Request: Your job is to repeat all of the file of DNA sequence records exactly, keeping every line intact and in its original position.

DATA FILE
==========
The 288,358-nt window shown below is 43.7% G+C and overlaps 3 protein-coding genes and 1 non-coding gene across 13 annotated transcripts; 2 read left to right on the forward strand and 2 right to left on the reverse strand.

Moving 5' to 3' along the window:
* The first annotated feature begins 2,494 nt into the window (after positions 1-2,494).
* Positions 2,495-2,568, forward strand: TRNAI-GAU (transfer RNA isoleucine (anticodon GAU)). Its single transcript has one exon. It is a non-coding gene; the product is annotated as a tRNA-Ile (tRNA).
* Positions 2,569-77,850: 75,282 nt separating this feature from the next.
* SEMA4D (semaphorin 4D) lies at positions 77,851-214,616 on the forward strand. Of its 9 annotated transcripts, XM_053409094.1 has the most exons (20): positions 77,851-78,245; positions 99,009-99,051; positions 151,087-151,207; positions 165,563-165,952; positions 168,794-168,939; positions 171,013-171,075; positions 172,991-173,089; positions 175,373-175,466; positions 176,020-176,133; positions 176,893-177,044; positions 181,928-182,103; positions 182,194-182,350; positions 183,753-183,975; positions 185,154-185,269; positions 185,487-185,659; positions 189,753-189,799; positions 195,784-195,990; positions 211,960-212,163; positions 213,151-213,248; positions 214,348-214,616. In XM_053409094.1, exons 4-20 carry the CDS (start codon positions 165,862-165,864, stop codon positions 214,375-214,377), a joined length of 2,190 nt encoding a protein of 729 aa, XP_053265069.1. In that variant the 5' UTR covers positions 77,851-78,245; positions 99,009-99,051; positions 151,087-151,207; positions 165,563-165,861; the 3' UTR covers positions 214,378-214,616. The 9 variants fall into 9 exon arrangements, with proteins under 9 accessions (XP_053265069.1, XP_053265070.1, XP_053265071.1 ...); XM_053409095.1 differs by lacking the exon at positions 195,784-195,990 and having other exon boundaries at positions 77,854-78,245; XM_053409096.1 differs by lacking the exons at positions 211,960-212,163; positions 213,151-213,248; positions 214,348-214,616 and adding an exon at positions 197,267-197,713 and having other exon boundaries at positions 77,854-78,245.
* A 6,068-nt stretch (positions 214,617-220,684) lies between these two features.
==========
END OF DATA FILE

The 288,358-nt window shown below is 43.7% G+C and overlaps 3 protein-coding genes and 1 non-coding gene across 13 annotated transcripts; 2 read left to right on the forward strand and 2 right to left on the reverse strand.

Moving 5' to 3' along the window:
* The first annotated feature begins 2,494 nt into the window (after positions 1-2,494).
* Positions 2,495-2,568, forward strand: TRNAI-GAU (transfer RNA isoleucine (anticodon GAU)). Its single transcript has one exon. It is a non-coding gene; the product is annotated as a tRNA-Ile (tRNA).
* Positions 2,569-77,850: 75,282 nt separating this feature from the next.
* SEMA4D (semaphorin 4D) lies at positions 77,851-214,616 on the forward strand. Of its 9 annotated transcripts, XM_053409094.1 has the most exons (20): positions 77,851-78,245; positions 99,009-99,051; positions 151,087-151,207; positions 165,563-165,952; positions 168,794-168,939; positions 171,013-171,075; positions 172,991-173,089; positions 175,373-175,466; positions 176,020-176,133; positions 176,893-177,044; positions 181,928-182,103; positions 182,194-182,350; positions 183,753-183,975; positions 185,154-185,269; positions 185,487-185,659; positions 189,753-189,799; positions 195,784-195,990; positions 211,960-212,163; positions 213,151-213,248; positions 214,348-214,616. In XM_053409094.1, exons 4-20 carry the CDS (start codon positions 165,862-165,864, stop codon positions 214,375-214,377), a joined length of 2,190 nt encoding a protein of 729 aa, XP_053265069.1. In that variant the 5' UTR covers positions 77,851-78,245; positions 99,009-99,051; positions 151,087-151,207; positions 165,563-165,861; the 3' UTR covers positions 214,378-214,616. The 9 variants fall into 9 exon arrangements, with proteins under 9 accessions (XP_053265069.1, XP_053265070.1, XP_053265071.1 ...); XM_053409095.1 differs by lacking the exon at positions 195,784-195,990 and having other exon boundaries at positions 77,854-78,245; XM_053409096.1 differs by lacking the exons at positions 211,960-212,163; positions 213,151-213,248; positions 214,348-214,616 and adding an exon at positions 197,267-197,713 and having other exon boundaries at positions 77,854-78,245.
* A 6,068-nt stretch (positions 214,617-220,684) lies between these two features.